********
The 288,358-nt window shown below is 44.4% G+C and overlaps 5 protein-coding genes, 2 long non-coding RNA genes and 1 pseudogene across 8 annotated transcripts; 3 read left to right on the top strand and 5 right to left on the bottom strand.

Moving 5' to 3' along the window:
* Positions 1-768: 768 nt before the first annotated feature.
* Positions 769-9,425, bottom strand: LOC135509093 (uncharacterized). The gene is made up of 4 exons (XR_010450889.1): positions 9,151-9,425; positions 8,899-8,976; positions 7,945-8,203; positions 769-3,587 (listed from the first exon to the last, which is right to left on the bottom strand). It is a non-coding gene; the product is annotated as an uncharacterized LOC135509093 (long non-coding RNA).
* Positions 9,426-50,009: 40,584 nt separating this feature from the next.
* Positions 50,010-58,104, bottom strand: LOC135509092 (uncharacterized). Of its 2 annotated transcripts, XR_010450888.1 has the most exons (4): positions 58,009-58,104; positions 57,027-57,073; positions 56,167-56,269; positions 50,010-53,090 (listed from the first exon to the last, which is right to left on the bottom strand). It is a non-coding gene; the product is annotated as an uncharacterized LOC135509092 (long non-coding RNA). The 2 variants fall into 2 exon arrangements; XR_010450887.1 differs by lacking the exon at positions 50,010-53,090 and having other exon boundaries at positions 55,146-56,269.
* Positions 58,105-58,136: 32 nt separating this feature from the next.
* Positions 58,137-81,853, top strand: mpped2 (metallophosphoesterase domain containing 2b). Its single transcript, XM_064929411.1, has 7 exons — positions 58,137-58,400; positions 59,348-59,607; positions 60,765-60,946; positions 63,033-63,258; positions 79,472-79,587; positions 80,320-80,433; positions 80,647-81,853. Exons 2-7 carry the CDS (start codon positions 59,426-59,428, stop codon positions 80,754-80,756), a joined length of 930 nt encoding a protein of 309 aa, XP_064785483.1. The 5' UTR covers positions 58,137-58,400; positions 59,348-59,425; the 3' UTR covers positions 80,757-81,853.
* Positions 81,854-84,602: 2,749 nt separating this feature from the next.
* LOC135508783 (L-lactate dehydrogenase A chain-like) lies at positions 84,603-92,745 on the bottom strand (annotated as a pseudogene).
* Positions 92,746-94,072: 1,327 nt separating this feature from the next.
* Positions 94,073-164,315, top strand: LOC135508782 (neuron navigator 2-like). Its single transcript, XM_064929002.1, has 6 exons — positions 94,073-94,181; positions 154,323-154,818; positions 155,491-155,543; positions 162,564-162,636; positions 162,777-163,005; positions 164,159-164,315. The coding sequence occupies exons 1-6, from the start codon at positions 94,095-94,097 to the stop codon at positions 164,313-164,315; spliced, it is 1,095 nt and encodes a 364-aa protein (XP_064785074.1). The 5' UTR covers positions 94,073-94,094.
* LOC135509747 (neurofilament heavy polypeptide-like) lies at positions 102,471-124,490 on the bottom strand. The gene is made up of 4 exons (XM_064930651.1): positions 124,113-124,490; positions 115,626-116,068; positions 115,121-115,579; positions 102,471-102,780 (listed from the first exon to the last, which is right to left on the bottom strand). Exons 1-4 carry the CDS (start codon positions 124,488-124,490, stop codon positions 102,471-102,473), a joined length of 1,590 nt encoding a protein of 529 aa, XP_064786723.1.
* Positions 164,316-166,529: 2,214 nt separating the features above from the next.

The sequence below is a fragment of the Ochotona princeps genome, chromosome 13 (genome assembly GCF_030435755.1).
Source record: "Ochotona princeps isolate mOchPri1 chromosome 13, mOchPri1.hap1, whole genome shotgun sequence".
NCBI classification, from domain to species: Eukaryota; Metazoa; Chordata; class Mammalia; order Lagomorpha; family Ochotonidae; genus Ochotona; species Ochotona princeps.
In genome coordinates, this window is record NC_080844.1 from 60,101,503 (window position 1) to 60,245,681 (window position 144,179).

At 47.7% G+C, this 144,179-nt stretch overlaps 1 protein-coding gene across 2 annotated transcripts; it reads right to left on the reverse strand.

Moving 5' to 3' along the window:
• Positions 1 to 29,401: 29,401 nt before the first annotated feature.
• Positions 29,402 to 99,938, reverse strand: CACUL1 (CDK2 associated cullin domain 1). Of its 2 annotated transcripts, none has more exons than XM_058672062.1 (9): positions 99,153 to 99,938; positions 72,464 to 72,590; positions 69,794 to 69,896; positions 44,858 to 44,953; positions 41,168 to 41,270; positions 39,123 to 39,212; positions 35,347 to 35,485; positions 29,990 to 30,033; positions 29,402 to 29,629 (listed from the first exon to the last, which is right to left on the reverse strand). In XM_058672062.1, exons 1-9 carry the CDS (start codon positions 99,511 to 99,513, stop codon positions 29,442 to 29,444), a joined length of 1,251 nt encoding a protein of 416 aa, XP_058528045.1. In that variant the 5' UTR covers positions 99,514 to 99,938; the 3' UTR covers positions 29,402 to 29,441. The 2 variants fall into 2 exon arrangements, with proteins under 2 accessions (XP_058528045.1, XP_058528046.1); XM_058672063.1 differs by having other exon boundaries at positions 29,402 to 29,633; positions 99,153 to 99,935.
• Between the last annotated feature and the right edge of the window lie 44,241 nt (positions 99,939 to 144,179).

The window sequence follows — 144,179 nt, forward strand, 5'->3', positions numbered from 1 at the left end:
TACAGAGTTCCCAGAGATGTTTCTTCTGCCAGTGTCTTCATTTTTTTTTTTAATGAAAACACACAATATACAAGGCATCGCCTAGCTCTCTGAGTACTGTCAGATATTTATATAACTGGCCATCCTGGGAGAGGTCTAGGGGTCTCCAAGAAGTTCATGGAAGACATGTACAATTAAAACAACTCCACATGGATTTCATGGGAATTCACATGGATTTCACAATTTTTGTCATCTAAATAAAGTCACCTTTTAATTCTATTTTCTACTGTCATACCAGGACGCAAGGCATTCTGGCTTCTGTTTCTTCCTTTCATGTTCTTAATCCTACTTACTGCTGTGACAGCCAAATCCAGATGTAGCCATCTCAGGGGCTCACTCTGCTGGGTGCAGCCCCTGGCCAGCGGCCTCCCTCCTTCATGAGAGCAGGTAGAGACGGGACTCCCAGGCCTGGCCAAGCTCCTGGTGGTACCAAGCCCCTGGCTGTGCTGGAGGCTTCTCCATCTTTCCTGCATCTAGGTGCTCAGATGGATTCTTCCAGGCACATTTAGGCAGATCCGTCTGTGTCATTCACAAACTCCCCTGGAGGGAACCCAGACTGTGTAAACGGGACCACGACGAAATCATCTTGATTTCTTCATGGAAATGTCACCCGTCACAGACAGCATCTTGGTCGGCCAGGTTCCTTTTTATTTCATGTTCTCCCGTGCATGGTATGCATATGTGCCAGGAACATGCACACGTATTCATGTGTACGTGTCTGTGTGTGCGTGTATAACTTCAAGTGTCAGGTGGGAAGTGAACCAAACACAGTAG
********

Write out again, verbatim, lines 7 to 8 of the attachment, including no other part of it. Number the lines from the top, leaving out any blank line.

* Positions 58,105-58,136: 32 nt separating this feature from the next.
* Positions 58,137-81,853, top strand: mpped2 (metallophosphoesterase domain containing 2b). Its single transcript, XM_064929411.1, has 7 exons — positions 58,137-58,400; positions 59,348-59,607; positions 60,765-60,946; positions 63,033-63,258; positions 79,472-79,587; positions 80,320-80,433; positions 80,647-81,853. Exons 2-7 carry the CDS (start codon positions 59,426-59,428, stop codon positions 80,754-80,756), a joined length of 930 nt encoding a protein of 309 aa, XP_064785483.1. The 5' UTR covers positions 58,137-58,400; positions 59,348-59,425; the 3' UTR covers positions 80,757-81,853.